No stained glass paints it with deluding color; no candles burn. It is a beautiful interior, gray, quiet, spacious, restrained, reminding one of the sober seriousness of life, they duty of morality, of calm patience, of the abnegation of things wordly, of the stable soul. Sitting there, one knows gradually that the church is for a stronghold against the buzzing, petty, transient, foolish things, the sanctuary where man may keep unmarred and unforgotten that higher inner dignity that sustains his life amidst unmeaning circumstance.


"Going ungovernably to sleep"

a silent shadow to the altar of a saint and kneels and whispers her supplication. In all the pews and in the kneeling group in the space behind the pews workroughened, knotted, swollen hands hold worn Slovak prayer-books, their covers limp with long handling, though they came to church and will go home again wrapped in clean handkerchiefs, reverently. The old and the young are here, and babies in arms; but so many old! People are old after few years among the hard-working; women especially, for they bear many children quickly.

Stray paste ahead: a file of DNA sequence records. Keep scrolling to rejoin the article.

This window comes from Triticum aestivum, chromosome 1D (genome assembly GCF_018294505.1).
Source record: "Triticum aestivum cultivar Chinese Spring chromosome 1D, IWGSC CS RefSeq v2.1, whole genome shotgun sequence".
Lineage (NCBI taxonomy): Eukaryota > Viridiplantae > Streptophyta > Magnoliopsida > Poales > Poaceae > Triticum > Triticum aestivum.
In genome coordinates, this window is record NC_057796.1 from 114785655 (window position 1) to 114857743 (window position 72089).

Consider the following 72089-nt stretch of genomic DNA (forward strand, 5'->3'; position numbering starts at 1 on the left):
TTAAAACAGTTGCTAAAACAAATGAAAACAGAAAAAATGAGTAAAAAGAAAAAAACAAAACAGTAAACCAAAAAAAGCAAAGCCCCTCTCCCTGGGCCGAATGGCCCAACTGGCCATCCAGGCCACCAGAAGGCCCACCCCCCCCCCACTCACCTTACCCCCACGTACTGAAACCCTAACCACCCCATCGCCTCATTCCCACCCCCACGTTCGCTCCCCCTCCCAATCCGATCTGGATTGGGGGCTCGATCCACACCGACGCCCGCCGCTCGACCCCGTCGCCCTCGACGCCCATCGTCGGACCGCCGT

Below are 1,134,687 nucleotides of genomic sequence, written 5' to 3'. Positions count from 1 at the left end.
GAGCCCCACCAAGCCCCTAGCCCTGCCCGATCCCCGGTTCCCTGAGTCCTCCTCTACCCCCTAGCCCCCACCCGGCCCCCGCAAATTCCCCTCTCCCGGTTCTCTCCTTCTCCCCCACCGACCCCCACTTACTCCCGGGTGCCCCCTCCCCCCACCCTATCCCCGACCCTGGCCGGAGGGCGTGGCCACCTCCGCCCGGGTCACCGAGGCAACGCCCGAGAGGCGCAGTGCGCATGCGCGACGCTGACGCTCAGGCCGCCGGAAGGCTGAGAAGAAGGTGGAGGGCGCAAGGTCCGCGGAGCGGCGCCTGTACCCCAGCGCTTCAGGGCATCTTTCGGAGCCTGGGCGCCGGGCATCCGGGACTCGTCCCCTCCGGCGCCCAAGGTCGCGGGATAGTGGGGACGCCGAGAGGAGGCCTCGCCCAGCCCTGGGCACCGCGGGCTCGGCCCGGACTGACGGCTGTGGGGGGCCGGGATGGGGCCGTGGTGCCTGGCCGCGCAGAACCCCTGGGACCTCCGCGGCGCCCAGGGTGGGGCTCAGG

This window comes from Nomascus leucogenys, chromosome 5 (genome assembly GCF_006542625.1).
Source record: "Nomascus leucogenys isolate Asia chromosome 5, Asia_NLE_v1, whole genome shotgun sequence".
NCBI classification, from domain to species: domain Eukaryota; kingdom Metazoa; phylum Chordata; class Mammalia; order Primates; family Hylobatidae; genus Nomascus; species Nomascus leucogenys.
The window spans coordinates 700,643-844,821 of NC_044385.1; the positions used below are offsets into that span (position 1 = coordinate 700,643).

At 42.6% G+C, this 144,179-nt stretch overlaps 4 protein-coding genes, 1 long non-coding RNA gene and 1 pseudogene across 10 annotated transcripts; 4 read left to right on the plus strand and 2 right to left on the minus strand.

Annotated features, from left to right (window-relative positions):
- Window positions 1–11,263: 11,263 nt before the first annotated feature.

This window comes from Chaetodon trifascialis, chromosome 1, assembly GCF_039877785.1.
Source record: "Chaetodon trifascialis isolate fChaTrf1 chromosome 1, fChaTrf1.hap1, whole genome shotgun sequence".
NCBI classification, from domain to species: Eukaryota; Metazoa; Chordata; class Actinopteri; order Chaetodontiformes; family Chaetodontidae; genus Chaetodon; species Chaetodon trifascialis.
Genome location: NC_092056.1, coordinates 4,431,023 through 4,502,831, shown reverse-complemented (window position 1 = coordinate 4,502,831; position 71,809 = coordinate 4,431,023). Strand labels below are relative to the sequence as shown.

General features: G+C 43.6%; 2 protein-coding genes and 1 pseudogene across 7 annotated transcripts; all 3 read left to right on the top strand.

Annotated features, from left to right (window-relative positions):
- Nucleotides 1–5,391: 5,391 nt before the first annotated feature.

This is not in America. It is thousands of miles and a wide ocean away from the Moravian Church on the other side of the river, farther still removed from the Lutheran and the Presbyterian and the Methodist on their several corners up the street. As you stand there, an alien, on the edge of the congregation, and feel that solemn bell of the service sounding again and again through the hidden deeps of the responding multitude and your own self, the thick air is vibrant with the South